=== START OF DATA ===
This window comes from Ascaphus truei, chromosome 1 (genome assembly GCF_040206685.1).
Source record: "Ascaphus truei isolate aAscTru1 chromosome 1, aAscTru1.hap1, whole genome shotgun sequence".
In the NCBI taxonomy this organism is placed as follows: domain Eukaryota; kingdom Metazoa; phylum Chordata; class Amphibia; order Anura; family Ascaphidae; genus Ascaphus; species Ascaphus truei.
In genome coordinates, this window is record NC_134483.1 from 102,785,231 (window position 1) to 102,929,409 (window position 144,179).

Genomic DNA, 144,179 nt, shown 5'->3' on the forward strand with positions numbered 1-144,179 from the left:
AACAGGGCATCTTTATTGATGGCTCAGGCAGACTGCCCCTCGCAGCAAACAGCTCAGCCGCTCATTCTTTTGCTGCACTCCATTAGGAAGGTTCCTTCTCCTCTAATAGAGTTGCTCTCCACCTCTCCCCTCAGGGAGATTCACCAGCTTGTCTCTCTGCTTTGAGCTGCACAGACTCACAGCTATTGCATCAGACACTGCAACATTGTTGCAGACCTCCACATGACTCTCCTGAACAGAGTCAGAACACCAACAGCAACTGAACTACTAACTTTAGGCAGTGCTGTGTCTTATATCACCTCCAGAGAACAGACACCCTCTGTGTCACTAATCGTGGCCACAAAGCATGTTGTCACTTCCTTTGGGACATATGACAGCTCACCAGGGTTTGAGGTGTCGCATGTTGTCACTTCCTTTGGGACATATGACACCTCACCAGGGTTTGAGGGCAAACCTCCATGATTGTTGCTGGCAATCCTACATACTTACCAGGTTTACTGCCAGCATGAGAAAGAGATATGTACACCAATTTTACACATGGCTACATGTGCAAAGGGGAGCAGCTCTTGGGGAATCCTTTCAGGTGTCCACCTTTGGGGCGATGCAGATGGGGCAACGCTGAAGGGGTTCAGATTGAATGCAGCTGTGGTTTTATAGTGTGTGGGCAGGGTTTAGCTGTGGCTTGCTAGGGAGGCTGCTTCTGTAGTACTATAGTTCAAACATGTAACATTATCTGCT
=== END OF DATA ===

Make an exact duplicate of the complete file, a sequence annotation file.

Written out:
This window comes from Ascaphus truei, chromosome 1 (genome assembly GCF_040206685.1).
Source record: "Ascaphus truei isolate aAscTru1 chromosome 1, aAscTru1.hap1, whole genome shotgun sequence".
In the NCBI taxonomy this organism is placed as follows: domain Eukaryota; kingdom Metazoa; phylum Chordata; class Amphibia; order Anura; family Ascaphidae; genus Ascaphus; species Ascaphus truei.
In genome coordinates, this window is record NC_134483.1 from 102,785,231 (window position 1) to 102,929,409 (window position 144,179).

Genomic DNA, 144,179 nt, shown 5'->3' on the forward strand with positions numbered 1-144,179 from the left:
AACAGGGCATCTTTATTGATGGCTCAGGCAGACTGCCCCTCGCAGCAAACAGCTCAGCCGCTCATTCTTTTGCTGCACTCCATTAGGAAGGTTCCTTCTCCTCTAATAGAGTTGCTCTCCACCTCTCCCCTCAGGGAGATTCACCAGCTTGTCTCTCTGCTTTGAGCTGCACAGACTCACAGCTATTGCATCAGACACTGCAACATTGTTGCAGACCTCCACATGACTCTCCTGAACAGAGTCAGAACACCAACAGCAACTGAACTACTAACTTTAGGCAGTGCTGTGTCTTATATCACCTCCAGAGAACAGACACCCTCTGTGTCACTAATCGTGGCCACAAAGCATGTTGTCACTTCCTTTGGGACATATGACAGCTCACCAGGGTTTGAGGTGTCGCATGTTGTCACTTCCTTTGGGACATATGACACCTCACCAGGGTTTGAGGGCAAACCTCCATGATTGTTGCTGGCAATCCTACATACTTACCAGGTTTACTGCCAGCATGAGAAAGAGATATGTACACCAATTTTACACATGGCTACATGTGCAAAGGGGAGCAGCTCTTGGGGAATCCTTTCAGGTGTCCACCTTTGGGGCGATGCAGATGGGGCAACGCTGAAGGGGTTCAGATTGAATGCAGCTGTGGTTTTATAGTGTGTGGGCAGGGTTTAGCTGTGGCTTGCTAGGGAGGCTGCTTCTGTAGTACTATAGTTCAAACATGTAACATTATCTGCT